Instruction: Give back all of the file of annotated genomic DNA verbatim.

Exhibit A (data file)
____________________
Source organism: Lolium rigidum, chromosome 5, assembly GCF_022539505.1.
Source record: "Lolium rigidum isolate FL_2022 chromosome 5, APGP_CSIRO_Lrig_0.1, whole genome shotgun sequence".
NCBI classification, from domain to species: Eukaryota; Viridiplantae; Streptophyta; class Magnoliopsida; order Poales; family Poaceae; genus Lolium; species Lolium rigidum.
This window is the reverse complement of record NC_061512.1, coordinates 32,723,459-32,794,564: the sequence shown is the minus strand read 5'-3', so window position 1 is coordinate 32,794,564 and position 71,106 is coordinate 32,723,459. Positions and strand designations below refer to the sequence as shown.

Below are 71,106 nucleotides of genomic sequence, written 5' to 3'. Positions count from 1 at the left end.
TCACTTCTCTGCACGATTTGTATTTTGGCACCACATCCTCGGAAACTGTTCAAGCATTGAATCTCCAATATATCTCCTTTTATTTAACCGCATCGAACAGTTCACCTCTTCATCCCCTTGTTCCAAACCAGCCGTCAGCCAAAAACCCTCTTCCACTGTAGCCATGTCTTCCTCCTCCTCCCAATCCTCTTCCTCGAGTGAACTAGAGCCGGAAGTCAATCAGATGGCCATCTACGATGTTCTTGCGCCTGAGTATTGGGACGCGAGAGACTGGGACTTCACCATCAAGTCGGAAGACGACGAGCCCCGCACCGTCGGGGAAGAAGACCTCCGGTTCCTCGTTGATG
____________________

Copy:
Source organism: Lolium rigidum, chromosome 5, assembly GCF_022539505.1.
Source record: "Lolium rigidum isolate FL_2022 chromosome 5, APGP_CSIRO_Lrig_0.1, whole genome shotgun sequence".
NCBI classification, from domain to species: Eukaryota; Viridiplantae; Streptophyta; class Magnoliopsida; order Poales; family Poaceae; genus Lolium; species Lolium rigidum.
This window is the reverse complement of record NC_061512.1, coordinates 32,723,459-32,794,564: the sequence shown is the minus strand read 5'-3', so window position 1 is coordinate 32,794,564 and position 71,106 is coordinate 32,723,459. Positions and strand designations below refer to the sequence as shown.

Below are 71,106 nucleotides of genomic sequence, written 5' to 3'. Positions count from 1 at the left end.
TCACTTCTCTGCACGATTTGTATTTTGGCACCACATCCTCGGAAACTGTTCAAGCATTGAATCTCCAATATATCTCCTTTTATTTAACCGCATCGAACAGTTCACCTCTTCATCCCCTTGTTCCAAACCAGCCGTCAGCCAAAAACCCTCTTCCACTGTAGCCATGTCTTCCTCCTCCTCCCAATCCTCTTCCTCGAGTGAACTAGAGCCGGAAGTCAATCAGATGGCCATCTACGATGTTCTTGCGCCTGAGTATTGGGACGCGAGAGACTGGGACTTCACCATCAAGTCGGAAGACGACGAGCCCCGCACCGTCGGGGAAGAAGACCTCCGGTTCCTCGTTGATG